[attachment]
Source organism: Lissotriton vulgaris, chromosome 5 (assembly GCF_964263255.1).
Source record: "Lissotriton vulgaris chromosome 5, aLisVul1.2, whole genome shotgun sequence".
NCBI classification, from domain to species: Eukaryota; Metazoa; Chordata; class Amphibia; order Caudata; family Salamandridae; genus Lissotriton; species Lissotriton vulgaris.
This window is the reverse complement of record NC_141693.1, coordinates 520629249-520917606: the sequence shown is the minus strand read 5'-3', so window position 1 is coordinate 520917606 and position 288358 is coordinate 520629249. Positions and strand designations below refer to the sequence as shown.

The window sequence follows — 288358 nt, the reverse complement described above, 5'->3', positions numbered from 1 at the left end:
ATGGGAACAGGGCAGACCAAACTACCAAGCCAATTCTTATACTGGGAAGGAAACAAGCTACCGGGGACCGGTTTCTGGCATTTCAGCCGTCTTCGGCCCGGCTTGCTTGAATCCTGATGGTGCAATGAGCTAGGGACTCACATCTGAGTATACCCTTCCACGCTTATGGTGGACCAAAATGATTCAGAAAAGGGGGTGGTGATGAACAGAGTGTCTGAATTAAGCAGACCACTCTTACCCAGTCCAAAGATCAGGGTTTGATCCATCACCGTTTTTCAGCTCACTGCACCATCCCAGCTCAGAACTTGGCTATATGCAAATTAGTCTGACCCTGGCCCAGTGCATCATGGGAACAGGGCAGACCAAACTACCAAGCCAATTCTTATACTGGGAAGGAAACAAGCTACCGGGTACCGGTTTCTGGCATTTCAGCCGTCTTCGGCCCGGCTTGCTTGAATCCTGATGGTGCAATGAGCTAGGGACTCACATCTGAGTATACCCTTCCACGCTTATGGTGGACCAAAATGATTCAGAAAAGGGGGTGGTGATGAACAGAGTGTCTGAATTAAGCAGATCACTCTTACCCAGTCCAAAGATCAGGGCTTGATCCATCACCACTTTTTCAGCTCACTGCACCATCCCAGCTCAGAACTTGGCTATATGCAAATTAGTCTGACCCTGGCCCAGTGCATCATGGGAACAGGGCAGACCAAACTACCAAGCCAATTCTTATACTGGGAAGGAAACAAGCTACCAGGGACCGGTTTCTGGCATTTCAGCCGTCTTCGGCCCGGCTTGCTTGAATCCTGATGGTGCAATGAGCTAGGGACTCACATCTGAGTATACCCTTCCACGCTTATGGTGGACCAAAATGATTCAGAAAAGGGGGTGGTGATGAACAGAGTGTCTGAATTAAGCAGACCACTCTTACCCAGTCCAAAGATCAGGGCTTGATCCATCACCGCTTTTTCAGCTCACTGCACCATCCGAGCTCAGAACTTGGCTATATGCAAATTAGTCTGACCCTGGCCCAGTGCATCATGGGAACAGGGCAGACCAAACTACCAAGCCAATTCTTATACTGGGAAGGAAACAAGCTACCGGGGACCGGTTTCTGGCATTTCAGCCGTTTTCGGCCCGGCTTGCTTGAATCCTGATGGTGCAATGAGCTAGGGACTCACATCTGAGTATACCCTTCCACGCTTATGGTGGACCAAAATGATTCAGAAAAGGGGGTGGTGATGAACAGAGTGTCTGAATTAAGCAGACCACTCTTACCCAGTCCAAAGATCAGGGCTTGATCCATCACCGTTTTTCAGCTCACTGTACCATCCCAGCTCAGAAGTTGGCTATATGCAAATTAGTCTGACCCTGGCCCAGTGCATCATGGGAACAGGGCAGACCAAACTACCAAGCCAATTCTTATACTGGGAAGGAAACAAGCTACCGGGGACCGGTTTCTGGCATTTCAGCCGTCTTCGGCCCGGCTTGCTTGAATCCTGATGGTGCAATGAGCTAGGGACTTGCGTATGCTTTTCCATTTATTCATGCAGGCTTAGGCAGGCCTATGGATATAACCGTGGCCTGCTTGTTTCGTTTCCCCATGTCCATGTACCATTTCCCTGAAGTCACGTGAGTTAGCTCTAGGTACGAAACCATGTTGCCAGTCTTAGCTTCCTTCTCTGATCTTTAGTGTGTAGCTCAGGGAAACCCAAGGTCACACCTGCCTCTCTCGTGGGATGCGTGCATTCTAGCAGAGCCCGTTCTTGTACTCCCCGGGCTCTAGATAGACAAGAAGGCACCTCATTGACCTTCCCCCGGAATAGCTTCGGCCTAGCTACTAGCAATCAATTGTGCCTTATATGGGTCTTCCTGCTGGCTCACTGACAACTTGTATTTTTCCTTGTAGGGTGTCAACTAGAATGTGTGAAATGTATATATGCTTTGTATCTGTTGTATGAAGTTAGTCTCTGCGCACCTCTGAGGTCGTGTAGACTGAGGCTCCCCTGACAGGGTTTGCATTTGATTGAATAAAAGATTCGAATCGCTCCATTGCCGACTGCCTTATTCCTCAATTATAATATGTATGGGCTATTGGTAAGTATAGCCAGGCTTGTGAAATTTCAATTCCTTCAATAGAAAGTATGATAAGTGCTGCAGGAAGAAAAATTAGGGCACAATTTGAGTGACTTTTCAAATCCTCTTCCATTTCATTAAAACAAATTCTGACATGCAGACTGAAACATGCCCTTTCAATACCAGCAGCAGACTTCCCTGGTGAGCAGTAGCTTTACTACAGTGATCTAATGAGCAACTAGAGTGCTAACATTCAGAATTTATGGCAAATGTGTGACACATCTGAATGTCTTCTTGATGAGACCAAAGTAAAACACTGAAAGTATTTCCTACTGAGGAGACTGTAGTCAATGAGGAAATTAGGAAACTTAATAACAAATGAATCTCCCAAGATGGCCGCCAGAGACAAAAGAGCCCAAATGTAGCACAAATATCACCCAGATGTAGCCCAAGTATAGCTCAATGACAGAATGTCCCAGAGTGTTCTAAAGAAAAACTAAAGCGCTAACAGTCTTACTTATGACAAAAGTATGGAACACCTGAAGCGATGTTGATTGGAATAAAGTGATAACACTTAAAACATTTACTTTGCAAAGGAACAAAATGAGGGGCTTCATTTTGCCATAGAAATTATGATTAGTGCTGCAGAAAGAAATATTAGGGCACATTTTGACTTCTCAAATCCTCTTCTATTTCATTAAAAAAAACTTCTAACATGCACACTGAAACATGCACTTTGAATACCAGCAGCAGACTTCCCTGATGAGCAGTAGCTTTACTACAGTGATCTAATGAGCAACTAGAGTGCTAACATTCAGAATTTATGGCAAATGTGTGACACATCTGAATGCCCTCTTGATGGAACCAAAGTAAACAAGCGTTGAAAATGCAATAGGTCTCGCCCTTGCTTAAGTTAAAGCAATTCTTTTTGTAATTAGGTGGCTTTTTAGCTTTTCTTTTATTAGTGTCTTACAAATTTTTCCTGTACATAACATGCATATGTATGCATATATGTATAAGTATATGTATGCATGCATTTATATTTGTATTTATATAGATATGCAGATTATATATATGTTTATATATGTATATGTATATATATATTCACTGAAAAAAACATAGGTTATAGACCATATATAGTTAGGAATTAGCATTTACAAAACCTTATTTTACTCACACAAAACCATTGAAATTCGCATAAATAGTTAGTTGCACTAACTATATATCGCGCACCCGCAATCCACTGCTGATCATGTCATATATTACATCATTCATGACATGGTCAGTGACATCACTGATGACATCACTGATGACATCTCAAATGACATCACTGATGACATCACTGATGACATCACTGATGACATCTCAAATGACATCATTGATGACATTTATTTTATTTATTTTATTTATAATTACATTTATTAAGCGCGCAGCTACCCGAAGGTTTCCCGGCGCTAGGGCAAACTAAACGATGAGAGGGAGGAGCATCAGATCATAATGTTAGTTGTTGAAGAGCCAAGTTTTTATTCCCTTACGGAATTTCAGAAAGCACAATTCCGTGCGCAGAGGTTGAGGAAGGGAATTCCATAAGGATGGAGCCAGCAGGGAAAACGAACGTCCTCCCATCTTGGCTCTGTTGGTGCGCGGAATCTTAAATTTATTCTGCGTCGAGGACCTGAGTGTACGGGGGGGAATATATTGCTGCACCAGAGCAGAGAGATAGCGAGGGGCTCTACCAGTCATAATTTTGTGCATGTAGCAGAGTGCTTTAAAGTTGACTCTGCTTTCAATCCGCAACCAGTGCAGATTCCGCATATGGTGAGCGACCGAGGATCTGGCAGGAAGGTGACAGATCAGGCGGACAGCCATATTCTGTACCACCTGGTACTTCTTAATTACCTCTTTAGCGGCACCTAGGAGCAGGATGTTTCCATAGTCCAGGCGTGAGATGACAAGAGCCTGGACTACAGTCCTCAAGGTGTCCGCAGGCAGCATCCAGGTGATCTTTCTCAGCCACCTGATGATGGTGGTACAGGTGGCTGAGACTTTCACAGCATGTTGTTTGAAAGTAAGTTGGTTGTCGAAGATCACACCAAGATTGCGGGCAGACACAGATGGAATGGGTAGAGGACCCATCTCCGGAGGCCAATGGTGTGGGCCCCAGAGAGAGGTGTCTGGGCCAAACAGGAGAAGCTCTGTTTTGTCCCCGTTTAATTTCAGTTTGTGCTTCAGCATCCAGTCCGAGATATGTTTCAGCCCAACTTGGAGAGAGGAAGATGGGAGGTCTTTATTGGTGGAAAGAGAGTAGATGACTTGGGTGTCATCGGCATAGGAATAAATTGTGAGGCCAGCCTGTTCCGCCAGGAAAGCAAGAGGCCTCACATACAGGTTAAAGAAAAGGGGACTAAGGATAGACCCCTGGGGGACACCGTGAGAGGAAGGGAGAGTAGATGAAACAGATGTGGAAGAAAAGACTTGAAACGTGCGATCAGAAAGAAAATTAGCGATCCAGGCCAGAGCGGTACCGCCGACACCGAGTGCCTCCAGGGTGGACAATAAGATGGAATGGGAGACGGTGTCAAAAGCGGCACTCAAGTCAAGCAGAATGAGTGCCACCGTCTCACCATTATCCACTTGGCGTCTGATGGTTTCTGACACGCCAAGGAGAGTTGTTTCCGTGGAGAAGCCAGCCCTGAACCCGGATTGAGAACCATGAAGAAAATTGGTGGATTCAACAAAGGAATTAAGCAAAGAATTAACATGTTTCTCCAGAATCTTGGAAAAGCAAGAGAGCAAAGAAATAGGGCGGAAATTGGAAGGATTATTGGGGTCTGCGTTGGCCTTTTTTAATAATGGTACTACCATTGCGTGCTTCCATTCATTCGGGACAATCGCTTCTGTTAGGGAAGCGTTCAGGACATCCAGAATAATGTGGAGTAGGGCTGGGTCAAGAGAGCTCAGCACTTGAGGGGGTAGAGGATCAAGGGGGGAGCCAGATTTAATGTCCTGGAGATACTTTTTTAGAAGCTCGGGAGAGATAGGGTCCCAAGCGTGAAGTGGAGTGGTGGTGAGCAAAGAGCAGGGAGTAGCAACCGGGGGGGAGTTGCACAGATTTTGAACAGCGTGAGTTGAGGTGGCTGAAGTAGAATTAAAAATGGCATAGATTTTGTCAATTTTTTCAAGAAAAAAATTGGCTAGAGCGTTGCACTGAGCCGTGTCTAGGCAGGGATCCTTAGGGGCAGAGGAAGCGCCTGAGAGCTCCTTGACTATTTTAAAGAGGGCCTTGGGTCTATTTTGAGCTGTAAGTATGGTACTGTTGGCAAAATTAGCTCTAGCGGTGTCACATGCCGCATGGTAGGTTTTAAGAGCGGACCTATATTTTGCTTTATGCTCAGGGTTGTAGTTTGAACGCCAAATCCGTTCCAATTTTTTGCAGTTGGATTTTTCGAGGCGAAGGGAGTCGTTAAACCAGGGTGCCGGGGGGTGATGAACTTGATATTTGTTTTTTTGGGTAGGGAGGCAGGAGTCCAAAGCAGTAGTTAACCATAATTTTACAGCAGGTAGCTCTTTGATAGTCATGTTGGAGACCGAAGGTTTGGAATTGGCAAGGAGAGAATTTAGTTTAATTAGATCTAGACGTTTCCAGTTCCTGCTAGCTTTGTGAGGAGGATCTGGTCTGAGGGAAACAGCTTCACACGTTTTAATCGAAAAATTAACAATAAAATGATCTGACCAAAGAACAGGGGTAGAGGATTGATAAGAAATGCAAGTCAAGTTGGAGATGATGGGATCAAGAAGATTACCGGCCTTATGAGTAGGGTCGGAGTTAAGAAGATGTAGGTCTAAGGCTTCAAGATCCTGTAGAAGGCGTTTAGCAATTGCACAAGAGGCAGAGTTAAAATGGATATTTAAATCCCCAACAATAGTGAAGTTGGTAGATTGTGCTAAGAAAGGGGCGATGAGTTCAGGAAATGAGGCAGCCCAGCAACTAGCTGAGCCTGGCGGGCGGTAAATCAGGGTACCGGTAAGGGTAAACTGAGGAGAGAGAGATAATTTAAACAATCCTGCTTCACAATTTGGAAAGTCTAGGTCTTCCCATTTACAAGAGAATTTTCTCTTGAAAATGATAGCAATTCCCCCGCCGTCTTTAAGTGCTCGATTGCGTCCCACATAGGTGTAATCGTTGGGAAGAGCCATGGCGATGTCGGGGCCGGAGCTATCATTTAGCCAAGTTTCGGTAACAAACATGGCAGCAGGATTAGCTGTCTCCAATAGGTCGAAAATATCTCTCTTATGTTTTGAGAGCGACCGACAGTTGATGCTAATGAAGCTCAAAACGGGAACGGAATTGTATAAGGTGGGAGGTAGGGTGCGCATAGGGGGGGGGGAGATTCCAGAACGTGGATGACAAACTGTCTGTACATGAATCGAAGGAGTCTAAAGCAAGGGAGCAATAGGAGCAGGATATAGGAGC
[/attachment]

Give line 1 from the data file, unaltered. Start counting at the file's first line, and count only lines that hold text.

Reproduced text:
Source organism: Lissotriton vulgaris, chromosome 5 (assembly GCF_964263255.1).